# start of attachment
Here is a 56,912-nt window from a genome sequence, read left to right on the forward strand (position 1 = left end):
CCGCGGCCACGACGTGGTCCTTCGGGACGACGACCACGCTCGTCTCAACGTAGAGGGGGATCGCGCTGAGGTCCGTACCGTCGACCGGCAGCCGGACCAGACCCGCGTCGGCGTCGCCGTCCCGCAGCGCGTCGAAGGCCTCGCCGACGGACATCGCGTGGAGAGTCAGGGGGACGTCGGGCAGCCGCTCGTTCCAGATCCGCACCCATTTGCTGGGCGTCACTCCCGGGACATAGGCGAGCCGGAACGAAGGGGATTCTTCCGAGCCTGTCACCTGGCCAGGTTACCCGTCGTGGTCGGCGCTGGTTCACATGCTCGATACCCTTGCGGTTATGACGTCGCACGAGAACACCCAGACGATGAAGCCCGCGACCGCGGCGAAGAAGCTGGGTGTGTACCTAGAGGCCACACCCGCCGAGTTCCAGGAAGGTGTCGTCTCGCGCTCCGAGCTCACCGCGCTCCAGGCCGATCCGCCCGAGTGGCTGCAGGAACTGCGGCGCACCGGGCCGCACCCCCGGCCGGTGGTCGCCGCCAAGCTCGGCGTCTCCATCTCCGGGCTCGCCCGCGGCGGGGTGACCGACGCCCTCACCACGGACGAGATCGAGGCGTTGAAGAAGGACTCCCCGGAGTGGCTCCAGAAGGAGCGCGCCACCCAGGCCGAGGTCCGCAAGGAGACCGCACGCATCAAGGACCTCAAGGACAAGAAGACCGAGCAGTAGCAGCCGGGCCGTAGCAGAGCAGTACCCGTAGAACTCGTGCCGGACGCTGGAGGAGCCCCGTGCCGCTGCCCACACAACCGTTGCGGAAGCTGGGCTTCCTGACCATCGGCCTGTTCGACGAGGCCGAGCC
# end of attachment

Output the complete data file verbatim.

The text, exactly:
Here is a 56,912-nt window from a genome sequence, read left to right on the forward strand (position 1 = left end):
CCGCGGCCACGACGTGGTCCTTCGGGACGACGACCACGCTCGTCTCAACGTAGAGGGGGATCGCGCTGAGGTCCGTACCGTCGACCGGCAGCCGGACCAGACCCGCGTCGGCGTCGCCGTCCCGCAGCGCGTCGAAGGCCTCGCCGACGGACATCGCGTGGAGAGTCAGGGGGACGTCGGGCAGCCGCTCGTTCCAGATCCGCACCCATTTGCTGGGCGTCACTCCCGGGACATAGGCGAGCCGGAACGAAGGGGATTCTTCCGAGCCTGTCACCTGGCCAGGTTACCCGTCGTGGTCGGCGCTGGTTCACATGCTCGATACCCTTGCGGTTATGACGTCGCACGAGAACACCCAGACGATGAAGCCCGCGACCGCGGCGAAGAAGCTGGGTGTGTACCTAGAGGCCACACCCGCCGAGTTCCAGGAAGGTGTCGTCTCGCGCTCCGAGCTCACCGCGCTCCAGGCCGATCCGCCCGAGTGGCTGCAGGAACTGCGGCGCACCGGGCCGCACCCCCGGCCGGTGGTCGCCGCCAAGCTCGGCGTCTCCATCTCCGGGCTCGCCCGCGGCGGGGTGACCGACGCCCTCACCACGGACGAGATCGAGGCGTTGAAGAAGGACTCCCCGGAGTGGCTCCAGAAGGAGCGCGCCACCCAGGCCGAGGTCCGCAAGGAGACCGCACGCATCAAGGACCTCAAGGACAAGAAGACCGAGCAGTAGCAGCCGGGCCGTAGCAGAGCAGTACCCGTAGAACTCGTGCCGGACGCTGGAGGAGCCCCGTGCCGCTGCCCACACAACCGTTGCGGAAGCTGGGCTTCCTGACCATCGGCCTGTTCGACGAGGCCGAGCC